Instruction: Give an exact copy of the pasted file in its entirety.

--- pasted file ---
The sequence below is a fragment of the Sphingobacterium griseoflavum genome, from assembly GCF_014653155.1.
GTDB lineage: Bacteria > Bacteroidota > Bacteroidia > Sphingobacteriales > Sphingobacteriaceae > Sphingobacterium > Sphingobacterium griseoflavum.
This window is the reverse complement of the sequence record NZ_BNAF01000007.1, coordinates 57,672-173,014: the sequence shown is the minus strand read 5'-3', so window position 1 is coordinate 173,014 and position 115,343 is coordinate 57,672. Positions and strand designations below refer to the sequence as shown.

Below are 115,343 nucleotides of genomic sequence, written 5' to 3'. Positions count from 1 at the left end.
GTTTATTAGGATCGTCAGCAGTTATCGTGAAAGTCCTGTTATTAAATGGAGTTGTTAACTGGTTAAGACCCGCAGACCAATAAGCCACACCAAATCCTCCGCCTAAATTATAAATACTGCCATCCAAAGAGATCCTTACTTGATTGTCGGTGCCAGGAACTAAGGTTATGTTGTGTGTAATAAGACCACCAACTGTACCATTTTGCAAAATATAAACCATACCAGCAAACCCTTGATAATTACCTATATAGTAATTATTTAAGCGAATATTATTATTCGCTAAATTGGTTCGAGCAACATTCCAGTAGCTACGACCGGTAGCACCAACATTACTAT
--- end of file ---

The sequence below is a fragment of the Sphingobacterium griseoflavum genome, from assembly GCF_014653155.1.
GTDB lineage: Bacteria > Bacteroidota > Bacteroidia > Sphingobacteriales > Sphingobacteriaceae > Sphingobacterium > Sphingobacterium griseoflavum.
This window is the reverse complement of the sequence record NZ_BNAF01000007.1, coordinates 57,672-173,014: the sequence shown is the minus strand read 5'-3', so window position 1 is coordinate 173,014 and position 115,343 is coordinate 57,672. Positions and strand designations below refer to the sequence as shown.

Below are 115,343 nucleotides of genomic sequence, written 5' to 3'. Positions count from 1 at the left end.
GTTTATTAGGATCGTCAGCAGTTATCGTGAAAGTCCTGTTATTAAATGGAGTTGTTAACTGGTTAAGACCCGCAGACCAATAAGCCACACCAAATCCTCCGCCTAAATTATAAATACTGCCATCCAAAGAGATCCTTACTTGATTGTCGGTGCCAGGAACTAAGGTTATGTTGTGTGTAATAAGACCACCAACTGTACCATTTTGCAAAATATAAACCATACCAGCAAACCCTTGATAATTACCTATATAGTAATTATTTAAGCGAATATTATTATTCGCTAAATTGGTTCGAGCAACATTCCAGTAGCTACGACCGGTAGCACCAACATTACTAT